Pulsar radio emission may be generated in pair discharges that fill the pulsar magnetosphere with plasma as an accelerating electric field is screened by freshly created pairs. In this Letter, we develop a simplified analytic theory for the screening of the electric field in these pair discharges and use it to estimate total radio luminosity and spectrum. The discharge has three stages. First, the electric field is screened for the first time and starts to oscillate. Next, a nonlinear phase occurs. In this phase, the amplitude of the electric field experiences strong damping because the field dramatically changes the momenta of newly created pairs. This strong damping ceases, and the system enters a final linear phase, when the electric field can no longer dramatically change pair momenta. Applied to pulsars, this theory may explain several aspects of radio emission, including the observed luminosity, Lrad ∼ 1028 erg s−1, and the observed spectrum, Sω ∼ ω−1.4±1.0.

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Active Microphase Separation in Mixtures of Microtubules and Tip-Accumulating Molecular Motors

Bezia Lemma , Noah P. Mitchell, D. Needleman, et al.

Mixtures of filaments and molecular motors form active materials with diverse dynamical behaviors that vary based on their constituents’ molecular properties. To develop a multiscale of these materials, we map the nonequilibrium phase diagram of microtubules and tip-accumulating kinesin-4 molecular motors. We find that kinesin-4 can drive either global contractions or turbulent like extensile dynamics, depending on the concentrations of both microtubules and a bundling agent. We also observe a range of spatially heterogeneous nonequilibrium phases, including finite-sized radial asters, 1D wormlike chains, extended 2D bilayers, and system-spanning 3D active foams. Finally, we describe intricate kinetic pathways that yield microphase-separated structures and arise from the inherent frustration between the orientational order of filamentous microtubules and the positional order of tip-accumulating molecular motors. Our work reveals a range of novel active states. It also shows that the form of active stresses is not solely dictated by the properties of individual motors and filaments, but is also contingent on the constituent concentrations and spatial arrangement of motors on the filaments.

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A sequence-based global map of regulatory activity for deciphering human genetics

Kathleen Chen, A. Wong, O. Troyanskaya, Jian Zhou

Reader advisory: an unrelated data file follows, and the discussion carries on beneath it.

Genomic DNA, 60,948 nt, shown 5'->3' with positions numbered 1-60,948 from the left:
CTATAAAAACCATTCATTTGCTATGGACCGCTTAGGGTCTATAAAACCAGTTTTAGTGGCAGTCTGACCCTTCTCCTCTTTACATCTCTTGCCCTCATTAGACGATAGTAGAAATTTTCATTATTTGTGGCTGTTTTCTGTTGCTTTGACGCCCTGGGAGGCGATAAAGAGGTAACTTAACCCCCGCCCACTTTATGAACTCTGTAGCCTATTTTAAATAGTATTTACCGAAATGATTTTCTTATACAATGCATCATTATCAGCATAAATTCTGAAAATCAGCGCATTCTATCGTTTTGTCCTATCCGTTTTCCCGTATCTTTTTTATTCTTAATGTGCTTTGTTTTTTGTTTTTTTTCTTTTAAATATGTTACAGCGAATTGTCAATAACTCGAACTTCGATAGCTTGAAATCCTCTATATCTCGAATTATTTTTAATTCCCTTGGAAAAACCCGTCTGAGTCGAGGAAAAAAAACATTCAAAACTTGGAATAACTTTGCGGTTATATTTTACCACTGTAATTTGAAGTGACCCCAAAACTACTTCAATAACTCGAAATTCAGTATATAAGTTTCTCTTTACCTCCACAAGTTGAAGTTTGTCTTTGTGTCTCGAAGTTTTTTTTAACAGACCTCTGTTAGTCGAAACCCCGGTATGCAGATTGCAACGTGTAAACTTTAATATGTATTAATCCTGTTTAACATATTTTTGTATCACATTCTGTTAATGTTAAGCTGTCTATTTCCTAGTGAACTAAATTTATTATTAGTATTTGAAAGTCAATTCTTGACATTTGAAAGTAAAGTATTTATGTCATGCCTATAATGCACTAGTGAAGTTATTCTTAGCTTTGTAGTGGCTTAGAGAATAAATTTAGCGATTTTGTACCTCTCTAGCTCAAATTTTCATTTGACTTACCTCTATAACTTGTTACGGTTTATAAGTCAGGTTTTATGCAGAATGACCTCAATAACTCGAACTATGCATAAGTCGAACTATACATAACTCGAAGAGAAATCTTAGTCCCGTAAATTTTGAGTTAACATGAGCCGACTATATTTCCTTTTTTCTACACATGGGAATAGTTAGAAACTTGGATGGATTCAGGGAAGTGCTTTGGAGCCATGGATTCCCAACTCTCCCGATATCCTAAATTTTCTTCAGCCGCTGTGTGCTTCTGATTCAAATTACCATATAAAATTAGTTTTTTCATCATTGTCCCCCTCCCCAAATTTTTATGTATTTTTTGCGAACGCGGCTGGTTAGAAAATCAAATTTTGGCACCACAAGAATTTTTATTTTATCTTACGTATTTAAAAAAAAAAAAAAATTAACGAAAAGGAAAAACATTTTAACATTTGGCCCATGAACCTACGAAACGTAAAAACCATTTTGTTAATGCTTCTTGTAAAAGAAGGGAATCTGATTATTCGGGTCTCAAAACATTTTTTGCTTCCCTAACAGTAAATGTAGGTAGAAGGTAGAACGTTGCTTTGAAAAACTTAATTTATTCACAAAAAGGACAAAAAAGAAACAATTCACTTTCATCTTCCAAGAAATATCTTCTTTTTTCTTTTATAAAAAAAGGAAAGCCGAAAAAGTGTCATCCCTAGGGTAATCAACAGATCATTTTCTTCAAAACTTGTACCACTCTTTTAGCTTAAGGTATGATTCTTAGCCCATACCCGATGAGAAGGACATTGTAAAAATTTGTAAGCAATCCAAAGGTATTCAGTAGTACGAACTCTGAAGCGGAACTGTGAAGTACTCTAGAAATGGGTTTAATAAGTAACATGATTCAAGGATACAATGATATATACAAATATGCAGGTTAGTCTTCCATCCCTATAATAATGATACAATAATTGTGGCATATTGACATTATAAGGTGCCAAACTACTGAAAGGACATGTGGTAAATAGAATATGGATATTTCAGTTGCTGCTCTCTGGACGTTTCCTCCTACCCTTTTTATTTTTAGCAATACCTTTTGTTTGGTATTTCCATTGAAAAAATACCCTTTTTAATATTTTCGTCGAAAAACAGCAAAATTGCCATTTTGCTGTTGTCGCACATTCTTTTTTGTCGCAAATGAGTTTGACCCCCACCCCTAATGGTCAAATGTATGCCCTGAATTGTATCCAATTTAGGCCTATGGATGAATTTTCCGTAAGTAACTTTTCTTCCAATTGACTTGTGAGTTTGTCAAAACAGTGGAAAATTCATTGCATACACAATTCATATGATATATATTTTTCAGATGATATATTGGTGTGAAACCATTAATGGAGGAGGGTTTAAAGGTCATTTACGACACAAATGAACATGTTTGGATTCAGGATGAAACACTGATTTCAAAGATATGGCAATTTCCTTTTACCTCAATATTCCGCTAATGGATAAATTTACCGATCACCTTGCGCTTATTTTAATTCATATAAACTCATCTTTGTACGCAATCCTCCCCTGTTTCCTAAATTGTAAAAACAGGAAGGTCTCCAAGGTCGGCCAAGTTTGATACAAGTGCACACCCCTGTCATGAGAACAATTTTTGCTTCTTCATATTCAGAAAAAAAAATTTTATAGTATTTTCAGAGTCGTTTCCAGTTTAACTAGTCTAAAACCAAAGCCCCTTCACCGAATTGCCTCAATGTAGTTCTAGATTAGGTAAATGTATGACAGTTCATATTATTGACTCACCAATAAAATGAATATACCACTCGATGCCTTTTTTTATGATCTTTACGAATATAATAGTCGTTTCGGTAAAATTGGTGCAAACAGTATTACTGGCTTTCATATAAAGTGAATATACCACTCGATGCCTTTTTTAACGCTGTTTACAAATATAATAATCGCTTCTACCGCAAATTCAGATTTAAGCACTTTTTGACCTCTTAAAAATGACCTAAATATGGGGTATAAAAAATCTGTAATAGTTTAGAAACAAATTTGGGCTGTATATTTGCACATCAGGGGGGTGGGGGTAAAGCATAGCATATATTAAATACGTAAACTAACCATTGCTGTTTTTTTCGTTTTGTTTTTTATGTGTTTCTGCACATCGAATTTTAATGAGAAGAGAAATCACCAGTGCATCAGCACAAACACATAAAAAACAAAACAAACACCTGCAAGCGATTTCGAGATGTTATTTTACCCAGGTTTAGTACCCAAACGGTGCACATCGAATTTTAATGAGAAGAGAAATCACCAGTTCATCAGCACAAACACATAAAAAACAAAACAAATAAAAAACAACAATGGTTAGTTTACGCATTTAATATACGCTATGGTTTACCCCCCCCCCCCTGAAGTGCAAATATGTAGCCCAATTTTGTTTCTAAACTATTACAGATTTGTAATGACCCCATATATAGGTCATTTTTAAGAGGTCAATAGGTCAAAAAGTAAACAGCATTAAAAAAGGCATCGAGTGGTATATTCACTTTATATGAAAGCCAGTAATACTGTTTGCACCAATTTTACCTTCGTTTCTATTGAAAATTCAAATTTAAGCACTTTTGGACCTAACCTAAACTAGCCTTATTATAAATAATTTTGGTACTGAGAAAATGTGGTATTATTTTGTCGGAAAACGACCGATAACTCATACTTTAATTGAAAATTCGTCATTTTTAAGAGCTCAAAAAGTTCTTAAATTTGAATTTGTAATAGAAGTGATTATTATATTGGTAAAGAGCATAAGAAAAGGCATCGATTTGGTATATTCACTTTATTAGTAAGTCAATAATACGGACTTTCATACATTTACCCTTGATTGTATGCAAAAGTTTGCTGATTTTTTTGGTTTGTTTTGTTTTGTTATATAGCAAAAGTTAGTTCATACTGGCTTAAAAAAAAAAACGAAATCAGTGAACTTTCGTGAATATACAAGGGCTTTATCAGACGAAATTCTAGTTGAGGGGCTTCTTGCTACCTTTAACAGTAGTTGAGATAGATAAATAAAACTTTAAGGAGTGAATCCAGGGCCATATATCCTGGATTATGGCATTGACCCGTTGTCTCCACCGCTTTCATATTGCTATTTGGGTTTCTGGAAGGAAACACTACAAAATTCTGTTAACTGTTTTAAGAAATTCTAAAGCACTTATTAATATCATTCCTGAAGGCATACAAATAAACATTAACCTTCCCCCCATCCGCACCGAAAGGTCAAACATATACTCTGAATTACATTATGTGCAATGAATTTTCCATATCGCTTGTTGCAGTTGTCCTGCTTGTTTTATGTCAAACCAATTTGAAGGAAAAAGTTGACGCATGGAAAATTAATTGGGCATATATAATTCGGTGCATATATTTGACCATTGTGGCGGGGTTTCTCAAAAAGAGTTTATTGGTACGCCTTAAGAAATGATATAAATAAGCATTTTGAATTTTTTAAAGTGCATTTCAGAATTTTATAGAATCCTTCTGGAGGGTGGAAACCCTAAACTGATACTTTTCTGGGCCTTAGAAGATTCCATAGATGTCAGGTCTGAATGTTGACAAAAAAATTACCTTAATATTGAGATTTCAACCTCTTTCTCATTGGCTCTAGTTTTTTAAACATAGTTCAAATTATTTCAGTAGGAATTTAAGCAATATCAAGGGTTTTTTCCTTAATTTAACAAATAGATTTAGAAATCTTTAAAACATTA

Epigenomic profiling has enabled large-scale identification of regulatory elements, yet we still lack a systematic mapping from any sequence or variant to regulatory activities. We address this challenge with Sei, a framework for integrating human genetics data with sequence information to discover the regulatory basis of traits and diseases. Sei learns a vocabulary of regulatory activities, called sequence classes, using a deep learning model that predicts 21,907 chromatin profiles across >1,300 cell lines and tissues. Sequence classes provide a global classification and quantification of sequence and variant effects based on diverse regulatory activities, such as cell type-specific enhancer functions. These predictions are supported by tissue-specific expression, expression quantitative trait loci and evolutionary constraint data. Furthermore, sequence classes enable characterization of the tissue-specific, regulatory architecture of complex traits and generate mechanistic hypotheses for individual regulatory pathogenic mutations. We provide Sei as a resource to elucidate the regulatory basis of human health and disease.

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Weakly nonlinear analysis of pattern formation in active suspensions

Laurel Ohm, M. Shelley

We consider the Saintillan--Shelley kinetic model of active rodlike particles in Stokes flow (Saintillan & Shelley 2008a,b), for which the uniform, isotropic suspension of pusher particles is known to be unstable in certain settings. Through weakly nonlinear analysis accompanied by numerical simulations, we determine exactly how the isotropic steady state loses stability in different parameter regimes. We study each of the various types of bifurcations admitted by the system, including both subcritical and supercritical Hopf and pitchfork bifurcations. Elucidating this system's behavior near these bifurcations provides a theoretical means of comparing this model with other physical systems which transition to turbulence, and makes predictions about the nature of bifurcations in active suspensions that can be explored experimentally.